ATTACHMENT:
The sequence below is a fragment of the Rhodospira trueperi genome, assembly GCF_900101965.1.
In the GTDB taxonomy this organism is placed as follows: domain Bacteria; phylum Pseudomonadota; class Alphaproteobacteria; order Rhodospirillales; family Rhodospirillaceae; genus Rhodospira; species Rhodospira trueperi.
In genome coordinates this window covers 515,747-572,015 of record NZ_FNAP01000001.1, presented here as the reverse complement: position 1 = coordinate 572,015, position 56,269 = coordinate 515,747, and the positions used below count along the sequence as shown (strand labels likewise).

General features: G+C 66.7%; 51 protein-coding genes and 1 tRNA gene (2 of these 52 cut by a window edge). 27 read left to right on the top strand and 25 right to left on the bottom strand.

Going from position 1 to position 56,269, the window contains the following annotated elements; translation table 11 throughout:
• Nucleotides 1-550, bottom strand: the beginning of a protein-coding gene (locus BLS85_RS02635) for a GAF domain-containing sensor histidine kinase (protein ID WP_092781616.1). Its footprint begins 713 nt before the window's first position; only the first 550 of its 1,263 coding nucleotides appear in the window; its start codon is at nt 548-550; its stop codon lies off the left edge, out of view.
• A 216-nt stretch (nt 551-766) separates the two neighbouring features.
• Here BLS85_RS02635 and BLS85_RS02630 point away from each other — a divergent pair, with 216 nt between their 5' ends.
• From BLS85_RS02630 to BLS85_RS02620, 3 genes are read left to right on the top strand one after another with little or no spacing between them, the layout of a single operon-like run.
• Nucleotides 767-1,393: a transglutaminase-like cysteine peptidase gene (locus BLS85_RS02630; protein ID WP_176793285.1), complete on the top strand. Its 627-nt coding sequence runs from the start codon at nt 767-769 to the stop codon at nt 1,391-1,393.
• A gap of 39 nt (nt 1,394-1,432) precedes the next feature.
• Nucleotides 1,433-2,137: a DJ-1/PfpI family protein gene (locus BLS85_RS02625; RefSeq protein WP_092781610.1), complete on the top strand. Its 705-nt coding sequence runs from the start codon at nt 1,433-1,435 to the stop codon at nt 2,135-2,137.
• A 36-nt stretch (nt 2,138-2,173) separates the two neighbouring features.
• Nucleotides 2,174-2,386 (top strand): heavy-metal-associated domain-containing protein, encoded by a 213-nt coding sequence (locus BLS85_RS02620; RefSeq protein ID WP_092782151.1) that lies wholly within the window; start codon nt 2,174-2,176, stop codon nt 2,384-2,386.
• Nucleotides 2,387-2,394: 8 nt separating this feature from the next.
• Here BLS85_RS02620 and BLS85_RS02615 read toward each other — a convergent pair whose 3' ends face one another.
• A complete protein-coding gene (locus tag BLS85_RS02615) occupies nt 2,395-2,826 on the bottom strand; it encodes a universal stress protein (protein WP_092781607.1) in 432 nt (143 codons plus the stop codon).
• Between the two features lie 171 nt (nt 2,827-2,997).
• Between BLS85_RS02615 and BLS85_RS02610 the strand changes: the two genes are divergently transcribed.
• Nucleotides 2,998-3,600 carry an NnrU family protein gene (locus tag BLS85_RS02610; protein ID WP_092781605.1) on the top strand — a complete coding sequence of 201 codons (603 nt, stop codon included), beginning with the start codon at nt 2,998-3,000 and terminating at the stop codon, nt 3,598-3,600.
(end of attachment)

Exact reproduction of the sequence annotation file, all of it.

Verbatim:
The sequence below is a fragment of the Rhodospira trueperi genome, assembly GCF_900101965.1.
In the GTDB taxonomy this organism is placed as follows: domain Bacteria; phylum Pseudomonadota; class Alphaproteobacteria; order Rhodospirillales; family Rhodospirillaceae; genus Rhodospira; species Rhodospira trueperi.
In genome coordinates this window covers 515,747-572,015 of record NZ_FNAP01000001.1, presented here as the reverse complement: position 1 = coordinate 572,015, position 56,269 = coordinate 515,747, and the positions used below count along the sequence as shown (strand labels likewise).

General features: G+C 66.7%; 51 protein-coding genes and 1 tRNA gene (2 of these 52 cut by a window edge). 27 read left to right on the top strand and 25 right to left on the bottom strand.

Going from position 1 to position 56,269, the window contains the following annotated elements; translation table 11 throughout:
• Nucleotides 1-550, bottom strand: the beginning of a protein-coding gene (locus BLS85_RS02635) for a GAF domain-containing sensor histidine kinase (protein ID WP_092781616.1). Its footprint begins 713 nt before the window's first position; only the first 550 of its 1,263 coding nucleotides appear in the window; its start codon is at nt 548-550; its stop codon lies off the left edge, out of view.
• A 216-nt stretch (nt 551-766) separates the two neighbouring features.
• Here BLS85_RS02635 and BLS85_RS02630 point away from each other — a divergent pair, with 216 nt between their 5' ends.
• From BLS85_RS02630 to BLS85_RS02620, 3 genes are read left to right on the top strand one after another with little or no spacing between them, the layout of a single operon-like run.
• Nucleotides 767-1,393: a transglutaminase-like cysteine peptidase gene (locus BLS85_RS02630; protein ID WP_176793285.1), complete on the top strand. Its 627-nt coding sequence runs from the start codon at nt 767-769 to the stop codon at nt 1,391-1,393.
• A gap of 39 nt (nt 1,394-1,432) precedes the next feature.
• Nucleotides 1,433-2,137: a DJ-1/PfpI family protein gene (locus BLS85_RS02625; RefSeq protein WP_092781610.1), complete on the top strand. Its 705-nt coding sequence runs from the start codon at nt 1,433-1,435 to the stop codon at nt 2,135-2,137.
• A 36-nt stretch (nt 2,138-2,173) separates the two neighbouring features.
• Nucleotides 2,174-2,386 (top strand): heavy-metal-associated domain-containing protein, encoded by a 213-nt coding sequence (locus BLS85_RS02620; RefSeq protein ID WP_092782151.1) that lies wholly within the window; start codon nt 2,174-2,176, stop codon nt 2,384-2,386.
• Nucleotides 2,387-2,394: 8 nt separating this feature from the next.
• Here BLS85_RS02620 and BLS85_RS02615 read toward each other — a convergent pair whose 3' ends face one another.
• A complete protein-coding gene (locus tag BLS85_RS02615) occupies nt 2,395-2,826 on the bottom strand; it encodes a universal stress protein (protein WP_092781607.1) in 432 nt (143 codons plus the stop codon).
• Between the two features lie 171 nt (nt 2,827-2,997).
• Between BLS85_RS02615 and BLS85_RS02610 the strand changes: the two genes are divergently transcribed.
• Nucleotides 2,998-3,600 carry an NnrU family protein gene (locus tag BLS85_RS02610; protein ID WP_092781605.1) on the top strand — a complete coding sequence of 201 codons (603 nt, stop codon included), beginning with the start codon at nt 2,998-3,000 and terminating at the stop codon, nt 3,598-3,600.